Growing up, I had no idea what religion I was. My mother and I went back and forth, church to church, while she (and I, by correlation) tried to discern this church's God from that one. Eventually, we found solace in the Catholic church. We found comfort in its ritualistic cleansing, the heritage, tradition, and the pageantry of it all. Here was a concept we could get behind. My mother even went so far as to teach Sunday school. I was perfectly comfortable with my religious "life."
As I my body grew, however, so did my mind. Herein lies the problem. While I never dismissed the idea of God completely, slowly but surely my rationale was nagging at me. The logic of it all started falling apart. The first thought that nagged me was this: if Christ was sent as our savior, thereby allowing the salvation of our souls, what happened to the souls of those born before the time of Christ? Were they simply left in limbo, or more specifically purgatory, waiting thousands of years for their ascension? I couldn't fathom such cruelty.
Second, the age-old question. How could a God who so loves his children allow such atrocities to occur? Of course, inevitably comes the answer: God works in mysterious ways. I accepted this as a child, but once again, could no longer understand the Divine Plan.
Third, if Life is such a precious gift, why are children of God taught that it matters so little? This life isn't what matters... it's the next one that counts. Spend sixty to a hundred years on this planet, suffer as much as possible, sacrificing yourself for the good of the whole, and you will be rewarded... someday. As a father myself, this version of paternal love, again, eludes me.
Lastly, I found if most impossible to swallow the fact that every major religion on earth claims to have got it right. My religion is the way, and if you follow yours, you will go to hell. Really? So one can live a life of complete selflessness, contributing immensely to society, to the greater good, or simply to running an orphanage, for example, and they will go to hell because they're not Christian, or Muslim, etc. That was the last straw.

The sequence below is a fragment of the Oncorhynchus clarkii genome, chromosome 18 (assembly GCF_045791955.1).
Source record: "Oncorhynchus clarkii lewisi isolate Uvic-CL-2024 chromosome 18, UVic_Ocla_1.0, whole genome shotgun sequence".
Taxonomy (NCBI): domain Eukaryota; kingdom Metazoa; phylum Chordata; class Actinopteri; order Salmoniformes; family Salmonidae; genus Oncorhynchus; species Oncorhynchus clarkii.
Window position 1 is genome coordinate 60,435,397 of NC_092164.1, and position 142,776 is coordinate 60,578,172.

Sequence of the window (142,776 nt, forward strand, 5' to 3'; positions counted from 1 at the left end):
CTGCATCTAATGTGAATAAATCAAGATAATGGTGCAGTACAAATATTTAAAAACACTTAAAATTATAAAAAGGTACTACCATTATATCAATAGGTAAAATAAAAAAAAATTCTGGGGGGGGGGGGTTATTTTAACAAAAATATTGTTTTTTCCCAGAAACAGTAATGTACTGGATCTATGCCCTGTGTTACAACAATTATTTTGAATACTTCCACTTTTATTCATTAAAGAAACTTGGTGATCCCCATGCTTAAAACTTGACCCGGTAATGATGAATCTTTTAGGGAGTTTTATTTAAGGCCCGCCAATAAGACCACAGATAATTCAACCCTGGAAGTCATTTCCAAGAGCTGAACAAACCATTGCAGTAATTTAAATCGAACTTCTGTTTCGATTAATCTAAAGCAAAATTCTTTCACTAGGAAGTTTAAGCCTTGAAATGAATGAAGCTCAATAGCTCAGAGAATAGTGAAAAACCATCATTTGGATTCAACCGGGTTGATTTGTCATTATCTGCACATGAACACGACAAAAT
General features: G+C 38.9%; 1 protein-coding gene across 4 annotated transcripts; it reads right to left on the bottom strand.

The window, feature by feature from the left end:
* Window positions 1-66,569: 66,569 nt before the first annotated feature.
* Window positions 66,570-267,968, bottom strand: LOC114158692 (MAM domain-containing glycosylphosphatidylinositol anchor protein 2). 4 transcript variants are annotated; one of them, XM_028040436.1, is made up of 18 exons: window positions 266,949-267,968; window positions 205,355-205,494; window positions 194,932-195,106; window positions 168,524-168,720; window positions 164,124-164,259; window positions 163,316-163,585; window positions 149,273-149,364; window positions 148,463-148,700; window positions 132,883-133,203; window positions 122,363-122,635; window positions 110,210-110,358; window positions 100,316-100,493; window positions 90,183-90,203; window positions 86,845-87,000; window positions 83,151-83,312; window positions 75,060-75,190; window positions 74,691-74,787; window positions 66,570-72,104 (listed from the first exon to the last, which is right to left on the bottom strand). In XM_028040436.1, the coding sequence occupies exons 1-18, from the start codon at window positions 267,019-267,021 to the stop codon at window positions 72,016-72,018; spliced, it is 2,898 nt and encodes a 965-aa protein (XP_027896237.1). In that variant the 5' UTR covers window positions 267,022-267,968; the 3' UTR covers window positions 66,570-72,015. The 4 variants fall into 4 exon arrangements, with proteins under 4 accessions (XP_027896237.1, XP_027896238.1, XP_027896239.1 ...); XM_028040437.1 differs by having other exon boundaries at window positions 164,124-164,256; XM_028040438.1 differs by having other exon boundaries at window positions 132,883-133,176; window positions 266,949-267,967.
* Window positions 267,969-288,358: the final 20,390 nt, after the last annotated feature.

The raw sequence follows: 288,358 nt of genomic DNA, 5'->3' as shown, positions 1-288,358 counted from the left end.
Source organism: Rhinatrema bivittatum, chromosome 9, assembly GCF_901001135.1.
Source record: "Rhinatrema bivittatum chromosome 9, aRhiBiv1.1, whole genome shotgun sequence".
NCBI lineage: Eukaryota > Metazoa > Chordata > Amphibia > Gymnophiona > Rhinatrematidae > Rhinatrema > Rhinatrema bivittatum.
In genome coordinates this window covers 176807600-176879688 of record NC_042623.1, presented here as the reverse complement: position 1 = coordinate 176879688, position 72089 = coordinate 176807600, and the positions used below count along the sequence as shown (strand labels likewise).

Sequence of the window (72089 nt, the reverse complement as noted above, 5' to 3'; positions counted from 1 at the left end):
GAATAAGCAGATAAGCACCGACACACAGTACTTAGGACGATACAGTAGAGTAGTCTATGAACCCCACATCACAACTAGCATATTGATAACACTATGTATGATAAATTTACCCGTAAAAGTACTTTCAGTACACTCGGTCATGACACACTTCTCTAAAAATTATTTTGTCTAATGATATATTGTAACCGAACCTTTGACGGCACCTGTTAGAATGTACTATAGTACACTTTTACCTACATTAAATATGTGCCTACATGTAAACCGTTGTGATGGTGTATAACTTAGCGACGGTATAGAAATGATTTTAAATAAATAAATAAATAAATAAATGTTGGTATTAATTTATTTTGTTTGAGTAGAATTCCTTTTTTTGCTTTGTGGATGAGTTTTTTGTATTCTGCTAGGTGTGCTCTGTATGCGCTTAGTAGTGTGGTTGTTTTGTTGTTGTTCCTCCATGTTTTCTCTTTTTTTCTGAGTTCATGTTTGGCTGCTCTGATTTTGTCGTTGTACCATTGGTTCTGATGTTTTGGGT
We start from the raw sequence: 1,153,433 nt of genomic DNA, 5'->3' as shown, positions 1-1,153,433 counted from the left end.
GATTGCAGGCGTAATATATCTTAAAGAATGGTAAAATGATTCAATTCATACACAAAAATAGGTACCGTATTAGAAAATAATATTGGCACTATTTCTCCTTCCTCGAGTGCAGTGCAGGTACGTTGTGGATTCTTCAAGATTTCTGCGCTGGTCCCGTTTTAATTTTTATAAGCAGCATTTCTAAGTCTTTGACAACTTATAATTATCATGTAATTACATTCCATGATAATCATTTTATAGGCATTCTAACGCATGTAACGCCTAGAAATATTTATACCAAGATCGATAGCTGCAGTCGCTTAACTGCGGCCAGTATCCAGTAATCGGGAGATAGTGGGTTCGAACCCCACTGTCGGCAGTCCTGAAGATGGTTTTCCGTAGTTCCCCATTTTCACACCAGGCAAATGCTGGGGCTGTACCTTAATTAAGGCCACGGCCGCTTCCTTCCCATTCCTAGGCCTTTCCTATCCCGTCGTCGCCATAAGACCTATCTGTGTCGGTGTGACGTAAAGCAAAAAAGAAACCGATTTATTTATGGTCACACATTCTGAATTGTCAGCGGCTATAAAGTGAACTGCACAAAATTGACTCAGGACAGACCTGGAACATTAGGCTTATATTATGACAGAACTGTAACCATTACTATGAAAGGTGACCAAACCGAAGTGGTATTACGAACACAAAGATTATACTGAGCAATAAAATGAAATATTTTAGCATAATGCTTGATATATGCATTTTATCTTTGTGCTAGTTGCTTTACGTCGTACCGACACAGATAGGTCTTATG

Suffice it to say that I needed to find my own set of beliefs. The older I got, the stronger this urge became. I began to suspect that I did not believe in a Supreme Being in my early twenties. However, I didn't have enough information to arrogantly shout from the rooftops that the existence of God was a sham created by man. So I studied, and researched, a little at a time, knowing that eventually, if I looked hard enough, I would find myself in my research. Then, one day, I did.
I stumbled across a forum discussing Buddhism. My mother had started to look into Buddhism a few years prior, and consequently I had dabbed and poked here and there. What surprised me to no end was to find that, contrary to popular belief, Buddhism is not a religion, but rather a philosophy. There are Buddhists who believe in a Deity, but there are many who don't. Arguably, Buddha himself replied, when asked, that there was no God. Or, rather, he wasn't arrogant enough to believe that he held the answer to such a "Supreme" question.
To sum up this thought, here's an old addage that I happen to love:
Student: Master, is there life after death?
Master: I don't know, my son.
Student: But you're an Enlightened One!
Master: Yes, I am an Enlightened One, but not a Dead One.
The Buddhist philosophy, in essence, states that one must live in this moment, the here and now, because that is the ultimate gift. The past is gone, the present is unknown... the mind contains secrets that can achieve the ultimate happiness. You just have to rise above yourself. I fell in love with these principles, not knowing that I had believed them, ultimately, all my life.
What sealed it for me was reincarnation. It's kind of a prerequisite to Buddhism to believe in this. However, I couldn't fall in line with the traditional line of thinking, specifically rebirth. Rather, my belief in reincarnation held a more scientific view. Namely, that basic principle that energy cannot be destroyed. This, of course, has been proven, and is undisputed scientific fact. And what are we, as humans (or dogs, or elephants, for that matter) but energy? If I don't believe in God, persay, then Heaven and Hell don't exist. But the energy that defines us has to go somewhere. I won't pretend to know where, but it has to gosomewhere. Hence my belief in "reincarnation."
I certainly do not oppose those who hold their Faith close to their hearts. I applaud them, in fact. To each his own. I simply am breathing, so to speak, a huge sigh of relief to finally recognize what my own set of beliefs entail. That, I believe, is the greatest gift one can give oneself.